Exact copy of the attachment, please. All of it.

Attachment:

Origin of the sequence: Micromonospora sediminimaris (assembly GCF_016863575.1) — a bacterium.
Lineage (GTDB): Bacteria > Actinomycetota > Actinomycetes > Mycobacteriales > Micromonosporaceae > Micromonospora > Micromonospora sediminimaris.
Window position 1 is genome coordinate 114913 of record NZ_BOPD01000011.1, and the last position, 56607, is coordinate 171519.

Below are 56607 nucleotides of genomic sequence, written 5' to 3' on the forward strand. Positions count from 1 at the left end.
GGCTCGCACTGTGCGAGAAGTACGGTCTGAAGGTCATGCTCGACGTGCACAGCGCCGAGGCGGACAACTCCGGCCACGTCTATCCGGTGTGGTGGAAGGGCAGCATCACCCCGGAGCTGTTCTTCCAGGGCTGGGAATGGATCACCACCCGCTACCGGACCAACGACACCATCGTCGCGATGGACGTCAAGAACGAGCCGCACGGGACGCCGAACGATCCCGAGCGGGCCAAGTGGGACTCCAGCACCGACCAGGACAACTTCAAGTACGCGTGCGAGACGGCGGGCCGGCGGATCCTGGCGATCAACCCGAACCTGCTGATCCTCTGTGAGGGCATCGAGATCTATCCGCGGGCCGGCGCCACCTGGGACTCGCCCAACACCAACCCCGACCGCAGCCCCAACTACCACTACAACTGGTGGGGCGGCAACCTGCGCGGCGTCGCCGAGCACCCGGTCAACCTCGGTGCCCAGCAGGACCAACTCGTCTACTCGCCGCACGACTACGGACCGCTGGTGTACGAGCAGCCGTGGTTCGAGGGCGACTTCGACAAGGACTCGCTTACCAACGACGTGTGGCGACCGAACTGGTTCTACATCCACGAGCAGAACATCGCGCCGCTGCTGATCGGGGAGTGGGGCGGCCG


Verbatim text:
Origin of the sequence: Micromonospora sediminimaris (assembly GCF_016863575.1) — a bacterium.
Lineage (GTDB): Bacteria > Actinomycetota > Actinomycetes > Mycobacteriales > Micromonosporaceae > Micromonospora > Micromonospora sediminimaris.
Window position 1 is genome coordinate 114913 of record NZ_BOPD01000011.1, and the last position, 56607, is coordinate 171519.

Below are 56607 nucleotides of genomic sequence, written 5' to 3' on the forward strand. Positions count from 1 at the left end.
GGCTCGCACTGTGCGAGAAGTACGGTCTGAAGGTCATGCTCGACGTGCACAGCGCCGAGGCGGACAACTCCGGCCACGTCTATCCGGTGTGGTGGAAGGGCAGCATCACCCCGGAGCTGTTCTTCCAGGGCTGGGAATGGATCACCACCCGCTACCGGACCAACGACACCATCGTCGCGATGGACGTCAAGAACGAGCCGCACGGGACGCCGAACGATCCCGAGCGGGCCAAGTGGGACTCCAGCACCGACCAGGACAACTTCAAGTACGCGTGCGAGACGGCGGGCCGGCGGATCCTGGCGATCAACCCGAACCTGCTGATCCTCTGTGAGGGCATCGAGATCTATCCGCGGGCCGGCGCCACCTGGGACTCGCCCAACACCAACCCCGACCGCAGCCCCAACTACCACTACAACTGGTGGGGCGGCAACCTGCGCGGCGTCGCCGAGCACCCGGTCAACCTCGGTGCCCAGCAGGACCAACTCGTCTACTCGCCGCACGACTACGGACCGCTGGTGTACGAGCAGCCGTGGTTCGAGGGCGACTTCGACAAGGACTCGCTTACCAACGACGTGTGGCGACCGAACTGGTTCTACATCCACGAGCAGAACATCGCGCCGCTGCTGATCGGGGAGTGGGGCGGCCG